Caring for children with congenital heart defects is one of the most complex endeavors in pediatric medicine. However, hospitals in developing countries often lack access to the extensive resources and infrastructure required for pediatric cardiovascular surgery and peri-operative care.
But the need for pediatric congenital heart defect care is just as great in these nations as in high-resource settings. As Jason Thornton, RN, director of nursing patient services of Boston Children’s Hospital’s Cardiac Intensive Care Unit (CICU), points out, “As far as the statistics are concerned, the burden of disease is the same all over the world.”
Through on-site missions and initiatives like the International Quality Improvement Collaborative for Congenital Heart Surgery in Developing World Countries (IQIC), Thornton and many others in the Heart Center—including Patricia Hickey, PhD, RN, FAAN, Boston Children’s vice president for cardiovascular and critical care services—are helping to create sustainable, high-quality pediatric heart surgery programs at hospitals in developing countries.
Program development efforts generally center on missions—site visits that assess local resources, provide training and work with local teams to care for the most critically ill children. Depending on local resource levels, a mission will include critical care nurses and specialists, surgeons, technical or support staff and maybe more.
During a mission, the team screens patients (often from all over the host country), operates on those in greatest need and tries to arrange for others to receive care in nations near their home country, such as Israel, South Africa, the United Kingdom or the U.S.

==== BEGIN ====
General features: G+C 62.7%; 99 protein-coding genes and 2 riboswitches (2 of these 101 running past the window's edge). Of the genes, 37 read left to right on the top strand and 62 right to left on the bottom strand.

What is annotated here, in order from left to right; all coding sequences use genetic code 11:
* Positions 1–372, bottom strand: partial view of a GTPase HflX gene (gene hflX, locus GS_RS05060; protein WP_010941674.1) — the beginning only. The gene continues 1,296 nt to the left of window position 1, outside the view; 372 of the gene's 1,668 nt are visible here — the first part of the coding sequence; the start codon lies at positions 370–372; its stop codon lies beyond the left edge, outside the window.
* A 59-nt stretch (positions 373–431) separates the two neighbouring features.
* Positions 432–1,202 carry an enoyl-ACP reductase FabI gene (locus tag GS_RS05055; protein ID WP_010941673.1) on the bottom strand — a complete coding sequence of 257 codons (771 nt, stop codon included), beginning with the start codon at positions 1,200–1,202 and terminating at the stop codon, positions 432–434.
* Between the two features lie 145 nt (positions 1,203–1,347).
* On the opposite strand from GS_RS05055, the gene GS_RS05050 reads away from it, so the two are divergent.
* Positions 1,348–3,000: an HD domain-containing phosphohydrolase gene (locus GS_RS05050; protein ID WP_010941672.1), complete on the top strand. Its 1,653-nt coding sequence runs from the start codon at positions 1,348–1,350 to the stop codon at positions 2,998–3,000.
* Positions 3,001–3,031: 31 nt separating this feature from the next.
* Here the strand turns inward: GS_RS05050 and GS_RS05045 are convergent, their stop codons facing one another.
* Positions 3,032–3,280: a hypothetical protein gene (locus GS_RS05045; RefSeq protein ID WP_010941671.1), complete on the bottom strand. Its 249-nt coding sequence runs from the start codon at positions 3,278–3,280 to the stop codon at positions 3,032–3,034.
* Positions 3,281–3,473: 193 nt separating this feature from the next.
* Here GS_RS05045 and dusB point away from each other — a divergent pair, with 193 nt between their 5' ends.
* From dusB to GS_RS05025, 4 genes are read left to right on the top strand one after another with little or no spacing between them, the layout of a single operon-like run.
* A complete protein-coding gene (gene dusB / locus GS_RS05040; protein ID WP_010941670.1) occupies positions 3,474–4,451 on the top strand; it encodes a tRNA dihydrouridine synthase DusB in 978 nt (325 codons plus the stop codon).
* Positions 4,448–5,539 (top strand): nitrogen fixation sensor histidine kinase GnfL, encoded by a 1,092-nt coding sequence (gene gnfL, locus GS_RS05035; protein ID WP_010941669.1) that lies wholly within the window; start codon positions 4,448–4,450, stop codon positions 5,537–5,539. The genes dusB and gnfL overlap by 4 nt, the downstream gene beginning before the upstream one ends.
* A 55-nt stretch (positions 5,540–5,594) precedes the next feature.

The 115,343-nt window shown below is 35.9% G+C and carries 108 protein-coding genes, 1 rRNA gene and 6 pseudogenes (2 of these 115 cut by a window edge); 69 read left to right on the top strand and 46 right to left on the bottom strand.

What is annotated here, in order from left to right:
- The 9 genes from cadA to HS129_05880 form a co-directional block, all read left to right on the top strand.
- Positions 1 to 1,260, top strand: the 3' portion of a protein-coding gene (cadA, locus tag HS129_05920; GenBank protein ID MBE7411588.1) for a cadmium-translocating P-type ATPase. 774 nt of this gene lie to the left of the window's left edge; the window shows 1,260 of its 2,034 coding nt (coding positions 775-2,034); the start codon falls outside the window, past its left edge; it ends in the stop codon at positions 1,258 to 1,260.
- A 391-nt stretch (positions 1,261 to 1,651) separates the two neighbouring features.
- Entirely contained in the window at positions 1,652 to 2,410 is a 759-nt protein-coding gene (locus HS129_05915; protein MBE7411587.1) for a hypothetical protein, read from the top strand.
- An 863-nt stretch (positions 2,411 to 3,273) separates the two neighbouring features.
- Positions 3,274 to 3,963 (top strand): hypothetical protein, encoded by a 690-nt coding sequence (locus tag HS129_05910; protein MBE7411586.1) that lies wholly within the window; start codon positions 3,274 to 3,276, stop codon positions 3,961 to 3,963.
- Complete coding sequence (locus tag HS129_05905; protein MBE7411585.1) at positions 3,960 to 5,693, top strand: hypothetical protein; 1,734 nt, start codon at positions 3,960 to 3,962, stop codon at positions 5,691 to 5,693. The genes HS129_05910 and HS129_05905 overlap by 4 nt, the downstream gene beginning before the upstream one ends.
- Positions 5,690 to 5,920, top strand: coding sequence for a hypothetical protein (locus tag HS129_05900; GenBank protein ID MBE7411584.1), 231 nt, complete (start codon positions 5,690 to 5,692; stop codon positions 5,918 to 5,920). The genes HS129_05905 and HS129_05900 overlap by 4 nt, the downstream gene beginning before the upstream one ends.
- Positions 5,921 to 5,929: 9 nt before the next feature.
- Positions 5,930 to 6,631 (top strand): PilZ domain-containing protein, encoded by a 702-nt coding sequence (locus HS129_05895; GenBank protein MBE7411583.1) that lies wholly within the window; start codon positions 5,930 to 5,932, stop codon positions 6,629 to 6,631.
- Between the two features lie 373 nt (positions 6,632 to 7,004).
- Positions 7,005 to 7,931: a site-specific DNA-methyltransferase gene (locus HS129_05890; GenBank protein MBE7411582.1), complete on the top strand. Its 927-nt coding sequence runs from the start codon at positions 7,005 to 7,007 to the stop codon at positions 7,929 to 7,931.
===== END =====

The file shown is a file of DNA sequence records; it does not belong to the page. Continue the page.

Missions are also an opportunity to train local staff about infection control, nutritional support and other aspects of care. The IQIC—which currently connects 31 centers in 16 countries—complements on-site efforts through webinar-based education on topics related to teambased practice, safe operative practices and advanced nursing.
There is no one-size-fits-all approach to program development, as existing personnel and infrastructure vary greatly from nation to nation. In some, a surgical program must be built from scratch. When CICU nurse Beverly Small, RN, went to a hospital in Ghana, her team was shown a bare operating room: no lights, no tables, no anesthesia equipment, etc.
“We had to bring or arrange for the donation of all of the equipment and materials necessary to conduct surgery and provide peri- and post-operative care,” she recalls.
Some nations already have surgical programs that operate on relatively simple defects and wish to expand their capabilities to care for more complex cases. Such was the case of a hospital Thornton has worked with for four years in El Salvador. “They should be self-sustaining next year,” he says.
Hickey, Small and Thornton cite retention of trained staff, particularly nursing staff, as a key challenge in program development. Financial support is also a concern. While organizational sponsors may cover initial missions and training efforts, eventually a program must transition to a paid care model. However, a nation may not have a payer system that covers pediatric cardiovascular care.
Regardless of the starting point and obstacles, though, the end goal is the same: to help create self-sustaining programs and generate support for continued improvements. “Every mission is a pilot project to show hospitals and governments the value of pediatric cardiovascular surgery,” Thornton notes. “The overall impact should be that more children can access the surgery they need.”